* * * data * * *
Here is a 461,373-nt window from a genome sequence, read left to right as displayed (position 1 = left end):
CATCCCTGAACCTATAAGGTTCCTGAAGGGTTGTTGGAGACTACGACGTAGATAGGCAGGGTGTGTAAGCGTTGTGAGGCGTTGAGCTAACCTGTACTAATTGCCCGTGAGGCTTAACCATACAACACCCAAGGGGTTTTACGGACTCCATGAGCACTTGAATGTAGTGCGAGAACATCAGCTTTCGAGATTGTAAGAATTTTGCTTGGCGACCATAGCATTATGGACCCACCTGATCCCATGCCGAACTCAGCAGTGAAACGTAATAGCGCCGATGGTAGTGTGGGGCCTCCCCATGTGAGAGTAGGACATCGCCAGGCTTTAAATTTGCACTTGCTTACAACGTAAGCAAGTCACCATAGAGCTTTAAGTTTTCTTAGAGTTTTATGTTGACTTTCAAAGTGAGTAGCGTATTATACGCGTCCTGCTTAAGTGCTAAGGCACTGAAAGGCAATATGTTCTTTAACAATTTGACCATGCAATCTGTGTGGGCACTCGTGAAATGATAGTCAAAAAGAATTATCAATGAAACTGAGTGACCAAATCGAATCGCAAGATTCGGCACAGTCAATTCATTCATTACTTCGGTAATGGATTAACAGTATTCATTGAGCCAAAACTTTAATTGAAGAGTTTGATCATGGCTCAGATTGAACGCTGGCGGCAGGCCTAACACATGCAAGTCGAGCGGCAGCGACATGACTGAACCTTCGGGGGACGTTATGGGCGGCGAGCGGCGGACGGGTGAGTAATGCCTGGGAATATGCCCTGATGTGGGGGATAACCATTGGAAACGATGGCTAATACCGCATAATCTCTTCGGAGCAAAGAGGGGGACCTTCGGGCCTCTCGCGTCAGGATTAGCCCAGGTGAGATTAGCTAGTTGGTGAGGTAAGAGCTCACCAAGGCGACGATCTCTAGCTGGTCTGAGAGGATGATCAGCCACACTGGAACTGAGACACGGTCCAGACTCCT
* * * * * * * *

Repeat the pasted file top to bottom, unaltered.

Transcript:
Here is a 461,373-nt window from a genome sequence, read left to right as displayed (position 1 = left end):
CATCCCTGAACCTATAAGGTTCCTGAAGGGTTGTTGGAGACTACGACGTAGATAGGCAGGGTGTGTAAGCGTTGTGAGGCGTTGAGCTAACCTGTACTAATTGCCCGTGAGGCTTAACCATACAACACCCAAGGGGTTTTACGGACTCCATGAGCACTTGAATGTAGTGCGAGAACATCAGCTTTCGAGATTGTAAGAATTTTGCTTGGCGACCATAGCATTATGGACCCACCTGATCCCATGCCGAACTCAGCAGTGAAACGTAATAGCGCCGATGGTAGTGTGGGGCCTCCCCATGTGAGAGTAGGACATCGCCAGGCTTTAAATTTGCACTTGCTTACAACGTAAGCAAGTCACCATAGAGCTTTAAGTTTTCTTAGAGTTTTATGTTGACTTTCAAAGTGAGTAGCGTATTATACGCGTCCTGCTTAAGTGCTAAGGCACTGAAAGGCAATATGTTCTTTAACAATTTGACCATGCAATCTGTGTGGGCACTCGTGAAATGATAGTCAAAAAGAATTATCAATGAAACTGAGTGACCAAATCGAATCGCAAGATTCGGCACAGTCAATTCATTCATTACTTCGGTAATGGATTAACAGTATTCATTGAGCCAAAACTTTAATTGAAGAGTTTGATCATGGCTCAGATTGAACGCTGGCGGCAGGCCTAACACATGCAAGTCGAGCGGCAGCGACATGACTGAACCTTCGGGGGACGTTATGGGCGGCGAGCGGCGGACGGGTGAGTAATGCCTGGGAATATGCCCTGATGTGGGGGATAACCATTGGAAACGATGGCTAATACCGCATAATCTCTTCGGAGCAAAGAGGGGGACCTTCGGGCCTCTCGCGTCAGGATTAGCCCAGGTGAGATTAGCTAGTTGGTGAGGTAAGAGCTCACCAAGGCGACGATCTCTAGCTGGTCTGAGAGGATGATCAGCCACACTGGAACTGAGACACGGTCCAGACTCCT